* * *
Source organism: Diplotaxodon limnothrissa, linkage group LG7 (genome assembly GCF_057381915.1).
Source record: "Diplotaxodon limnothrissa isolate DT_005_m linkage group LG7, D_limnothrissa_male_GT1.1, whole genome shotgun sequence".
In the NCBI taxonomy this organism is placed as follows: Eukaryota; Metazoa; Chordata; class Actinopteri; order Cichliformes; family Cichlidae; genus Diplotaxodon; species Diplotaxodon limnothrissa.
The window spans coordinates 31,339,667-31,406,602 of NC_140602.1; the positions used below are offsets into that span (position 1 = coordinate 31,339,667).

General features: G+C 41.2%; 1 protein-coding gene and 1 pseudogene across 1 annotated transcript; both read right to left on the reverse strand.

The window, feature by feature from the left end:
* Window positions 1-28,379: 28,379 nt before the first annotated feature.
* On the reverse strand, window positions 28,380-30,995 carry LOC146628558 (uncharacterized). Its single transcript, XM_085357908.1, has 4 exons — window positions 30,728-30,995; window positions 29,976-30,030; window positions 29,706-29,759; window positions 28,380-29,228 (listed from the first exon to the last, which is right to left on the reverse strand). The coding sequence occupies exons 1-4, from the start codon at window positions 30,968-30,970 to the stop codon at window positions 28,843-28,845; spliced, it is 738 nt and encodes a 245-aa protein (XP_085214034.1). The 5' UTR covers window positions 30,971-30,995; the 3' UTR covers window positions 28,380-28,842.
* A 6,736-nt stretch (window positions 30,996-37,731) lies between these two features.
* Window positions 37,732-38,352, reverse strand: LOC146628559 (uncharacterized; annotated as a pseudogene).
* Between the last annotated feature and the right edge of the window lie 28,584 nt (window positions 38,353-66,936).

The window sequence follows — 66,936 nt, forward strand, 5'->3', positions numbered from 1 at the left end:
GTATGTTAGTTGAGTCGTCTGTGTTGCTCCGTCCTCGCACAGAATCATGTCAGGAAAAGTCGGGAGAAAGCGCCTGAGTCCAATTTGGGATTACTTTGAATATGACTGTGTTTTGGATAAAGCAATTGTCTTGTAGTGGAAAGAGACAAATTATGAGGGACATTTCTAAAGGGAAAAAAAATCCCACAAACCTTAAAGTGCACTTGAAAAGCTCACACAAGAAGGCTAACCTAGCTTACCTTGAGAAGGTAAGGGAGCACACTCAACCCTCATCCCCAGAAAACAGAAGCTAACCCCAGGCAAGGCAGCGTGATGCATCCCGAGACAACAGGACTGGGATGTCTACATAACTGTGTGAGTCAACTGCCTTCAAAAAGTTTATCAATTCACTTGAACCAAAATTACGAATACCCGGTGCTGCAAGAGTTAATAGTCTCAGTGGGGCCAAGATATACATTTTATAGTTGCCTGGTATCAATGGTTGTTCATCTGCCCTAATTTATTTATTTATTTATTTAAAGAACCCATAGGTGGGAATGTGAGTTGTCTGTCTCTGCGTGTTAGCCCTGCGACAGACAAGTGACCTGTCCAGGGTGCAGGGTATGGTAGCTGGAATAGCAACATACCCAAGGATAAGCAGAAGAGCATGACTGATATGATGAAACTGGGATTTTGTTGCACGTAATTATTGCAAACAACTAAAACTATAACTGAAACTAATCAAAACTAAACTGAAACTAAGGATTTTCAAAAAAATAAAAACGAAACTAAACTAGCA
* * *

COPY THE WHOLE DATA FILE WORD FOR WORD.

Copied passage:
Source organism: Diplotaxodon limnothrissa, linkage group LG7 (genome assembly GCF_057381915.1).
Source record: "Diplotaxodon limnothrissa isolate DT_005_m linkage group LG7, D_limnothrissa_male_GT1.1, whole genome shotgun sequence".
In the NCBI taxonomy this organism is placed as follows: Eukaryota; Metazoa; Chordata; class Actinopteri; order Cichliformes; family Cichlidae; genus Diplotaxodon; species Diplotaxodon limnothrissa.
The window spans coordinates 31,339,667-31,406,602 of NC_140602.1; the positions used below are offsets into that span (position 1 = coordinate 31,339,667).

General features: G+C 41.2%; 1 protein-coding gene and 1 pseudogene across 1 annotated transcript; both read right to left on the reverse strand.

The window, feature by feature from the left end:
* Window positions 1-28,379: 28,379 nt before the first annotated feature.
* On the reverse strand, window positions 28,380-30,995 carry LOC146628558 (uncharacterized). Its single transcript, XM_085357908.1, has 4 exons — window positions 30,728-30,995; window positions 29,976-30,030; window positions 29,706-29,759; window positions 28,380-29,228 (listed from the first exon to the last, which is right to left on the reverse strand). The coding sequence occupies exons 1-4, from the start codon at window positions 30,968-30,970 to the stop codon at window positions 28,843-28,845; spliced, it is 738 nt and encodes a 245-aa protein (XP_085214034.1). The 5' UTR covers window positions 30,971-30,995; the 3' UTR covers window positions 28,380-28,842.
* A 6,736-nt stretch (window positions 30,996-37,731) lies between these two features.
* Window positions 37,732-38,352, reverse strand: LOC146628559 (uncharacterized; annotated as a pseudogene).
* Between the last annotated feature and the right edge of the window lie 28,584 nt (window positions 38,353-66,936).

The window sequence follows — 66,936 nt, forward strand, 5'->3', positions numbered from 1 at the left end:
GTATGTTAGTTGAGTCGTCTGTGTTGCTCCGTCCTCGCACAGAATCATGTCAGGAAAAGTCGGGAGAAAGCGCCTGAGTCCAATTTGGGATTACTTTGAATATGACTGTGTTTTGGATAAAGCAATTGTCTTGTAGTGGAAAGAGACAAATTATGAGGGACATTTCTAAAGGGAAAAAAAATCCCACAAACCTTAAAGTGCACTTGAAAAGCTCACACAAGAAGGCTAACCTAGCTTACCTTGAGAAGGTAAGGGAGCACACTCAACCCTCATCCCCAGAAAACAGAAGCTAACCCCAGGCAAGGCAGCGTGATGCATCCCGAGACAACAGGACTGGGATGTCTACATAACTGTGTGAGTCAACTGCCTTCAAAAAGTTTATCAATTCACTTGAACCAAAATTACGAATACCCGGTGCTGCAAGAGTTAATAGTCTCAGTGGGGCCAAGATATACATTTTATAGTTGCCTGGTATCAATGGTTGTTCATCTGCCCTAATTTATTTATTTATTTATTTAAAGAACCCATAGGTGGGAATGTGAGTTGTCTGTCTCTGCGTGTTAGCCCTGCGACAGACAAGTGACCTGTCCAGGGTGCAGGGTATGGTAGCTGGAATAGCAACATACCCAAGGATAAGCAGAAGAGCATGACTGATATGATGAAACTGGGATTTTGTTGCACGTAATTATTGCAAACAACTAAAACTATAACTGAAACTAATCAAAACTAAACTGAAACTAAGGATTTTCAAAAAAATAAAAACGAAACTAAACTAGCA